New light on de facto directors Grimaldi v Chameleon Mining NL (No.2) [2012] FCAFC 6

The iron ore mining boom provided the background for a recent decision in the Full Court of the Federal Court on de facto directors.  Chameleon Mining NL (Chameleon), the appellant, made several claims against its former directors and Mr Phillip Grimaldi, who was alleged to have been a de facto director or an ‘officer’ of Chameleon.  A range of directors’ duty issues were canvassed in the case.  For present purposes we will focus on the shadow director issue.

The Full Court provided an exhaustive analysis of the statutory provisions dealing with directors and officers and their interpretation by Australian courts.  It noted that the local provisions were different from their English counterparts in several material respects and it stated at [59] that English authorities should, therefore, be treated with 'some reserve'.

Only an individual can be a director

One of the threshold questions examined by the Full Court was whether a corporation can be a director of a company.  Section 201B(1) of the Corporations Act 2001 (Cth) provides that ‘[o]nly an individual…may be appointed as a director’.  The Full Court considered that this subsection should be construed to apply to a director, no matter how that person becomes a director.  It stated at [32] that the words ‘be appointed as’ were not intended to be words of limitation but rather, having regard to the purpose of the provision in its context, signify no more than would have been the case had only the word ‘be’ been used.  In other words, only an individual may be a director.

With respect, this interpretation does not give effect to the plain meaning of the words of section 201B(1) which suggest that there is a restriction upon appointing a corporation as a director; only an individual may be appointed as a director.  Section 201B(1) does not state that a corporation cannot become a director in some way other than by appointment, nor does it clearly preclude a corporation from being a de facto or shadow director.  Moreover, the Full Court’s decision that a corporation cannot be a director appears to be inconsistent with the decision of Hodgson J in Standard Chartered Bank Ltd v Antico (1995) 38 NSWLR 290; 131 ALR 1; 18 ACSR 1; 13 ACLC 1381.  This decision was not cited by the Full Court in Grimaldi.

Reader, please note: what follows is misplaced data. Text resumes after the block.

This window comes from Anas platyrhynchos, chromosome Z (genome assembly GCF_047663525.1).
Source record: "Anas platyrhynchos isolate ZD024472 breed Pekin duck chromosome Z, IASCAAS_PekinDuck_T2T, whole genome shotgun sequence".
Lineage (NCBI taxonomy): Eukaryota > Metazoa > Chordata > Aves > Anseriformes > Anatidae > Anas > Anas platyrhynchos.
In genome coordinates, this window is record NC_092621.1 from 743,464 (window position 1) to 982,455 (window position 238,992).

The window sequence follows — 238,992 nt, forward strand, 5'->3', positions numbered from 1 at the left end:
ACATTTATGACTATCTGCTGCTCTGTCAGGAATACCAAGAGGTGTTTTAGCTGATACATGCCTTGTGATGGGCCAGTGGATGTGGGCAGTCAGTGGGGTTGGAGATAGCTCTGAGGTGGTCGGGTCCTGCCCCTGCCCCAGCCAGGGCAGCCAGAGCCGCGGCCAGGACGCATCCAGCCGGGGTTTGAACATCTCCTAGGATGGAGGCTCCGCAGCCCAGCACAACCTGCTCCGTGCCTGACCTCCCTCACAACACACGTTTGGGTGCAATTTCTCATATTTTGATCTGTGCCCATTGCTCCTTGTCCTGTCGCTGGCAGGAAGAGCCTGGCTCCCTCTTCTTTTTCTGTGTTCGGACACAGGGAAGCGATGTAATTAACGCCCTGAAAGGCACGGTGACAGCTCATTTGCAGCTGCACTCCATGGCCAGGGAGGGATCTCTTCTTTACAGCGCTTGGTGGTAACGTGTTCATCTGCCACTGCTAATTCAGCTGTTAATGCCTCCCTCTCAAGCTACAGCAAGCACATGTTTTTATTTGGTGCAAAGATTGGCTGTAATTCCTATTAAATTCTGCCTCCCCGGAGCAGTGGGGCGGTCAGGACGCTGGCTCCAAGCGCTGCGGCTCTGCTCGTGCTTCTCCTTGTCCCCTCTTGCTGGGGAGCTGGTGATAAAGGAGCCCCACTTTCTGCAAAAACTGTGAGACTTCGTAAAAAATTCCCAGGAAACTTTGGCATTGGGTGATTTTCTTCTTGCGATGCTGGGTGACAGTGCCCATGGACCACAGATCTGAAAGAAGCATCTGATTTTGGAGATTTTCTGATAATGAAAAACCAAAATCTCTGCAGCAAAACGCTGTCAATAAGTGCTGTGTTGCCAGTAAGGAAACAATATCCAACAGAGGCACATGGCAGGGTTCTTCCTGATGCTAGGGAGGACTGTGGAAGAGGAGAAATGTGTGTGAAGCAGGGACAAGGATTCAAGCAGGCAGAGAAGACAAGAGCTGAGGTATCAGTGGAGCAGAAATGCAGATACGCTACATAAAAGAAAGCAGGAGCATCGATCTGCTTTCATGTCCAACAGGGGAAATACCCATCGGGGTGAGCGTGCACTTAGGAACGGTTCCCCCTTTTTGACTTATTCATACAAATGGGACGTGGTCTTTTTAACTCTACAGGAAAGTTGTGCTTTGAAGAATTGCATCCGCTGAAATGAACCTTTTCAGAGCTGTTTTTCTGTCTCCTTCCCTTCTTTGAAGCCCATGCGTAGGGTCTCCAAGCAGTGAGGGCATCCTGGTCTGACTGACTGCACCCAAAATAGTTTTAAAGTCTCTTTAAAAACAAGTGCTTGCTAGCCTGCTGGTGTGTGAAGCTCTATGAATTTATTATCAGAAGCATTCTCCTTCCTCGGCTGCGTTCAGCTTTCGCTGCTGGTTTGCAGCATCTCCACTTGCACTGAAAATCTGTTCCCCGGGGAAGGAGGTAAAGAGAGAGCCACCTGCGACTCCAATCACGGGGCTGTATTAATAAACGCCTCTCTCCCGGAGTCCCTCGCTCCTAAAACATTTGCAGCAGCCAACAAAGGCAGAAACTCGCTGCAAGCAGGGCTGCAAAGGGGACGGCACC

In holding that only an individual can be a director, the Full Court did not, however, rule out the possibility that a director of another company could be a de facto director of the company in question.  Indeed, the Full Court declared at [68]:

'…we consider that if a consultant is a corporation and what it does through its own directors or officers results in ‘acting in the position of a director’, then, and consistently with the policy of s201B (which requires a director to be a natural person), it will be a question of fact as to which director (or officer) in the consultancy company is (or are) the de facto director(s) of the corporation'.

The blurred distinction between de facto and shadow directors

Grimaldi v Chameleon Mining NL (No.2) [2012] FCAFC 6 was primarily concerned with the question of de facto directorships but in passing the Full Court expressed the view at [69] that a rigid distinction between a de facto and a shadow director cannot be maintained because the de facto director concept has been extended to persons who have never purportedly been appointed as directors.

The distinction between a de facto and a shadow director is also blurred because a person can be a shadow director even though their wishes or instructions do not relate to all facets of the management of the company’s business, and likewise the functions assumed by a de facto director may be limited in his scope.

Moreover, the fact that subsections 180-183 of the Corporations Act 2001 (Cth) apply to a ‘director or officer’ can eliminate the need to differentiate between a de facto director and an officer (de facto or not) who is not a director [at 71].  However, it is implicit in the functional definition of ‘officer’ in section 9 and explicit in other provisions of the Corporations Act 2001 (Cth), such as section 180(1), that a person who otherwise satisfies either of the requirements of subparagraphs (b)(i) or (b)(ii) of the definition of ‘officer’ is generally likely to be acting in an office or position of the corporation, regardless of whether he has been formally appointed to a position in the company or merely engaged as a ‘consultant’ to perform the functions in question.  Hence, directors and ‘officers’, as defined in section 9, will be treated in the same way for the purposes of the duties and liabilities imposed by the Corporations Act 2001 (Cth).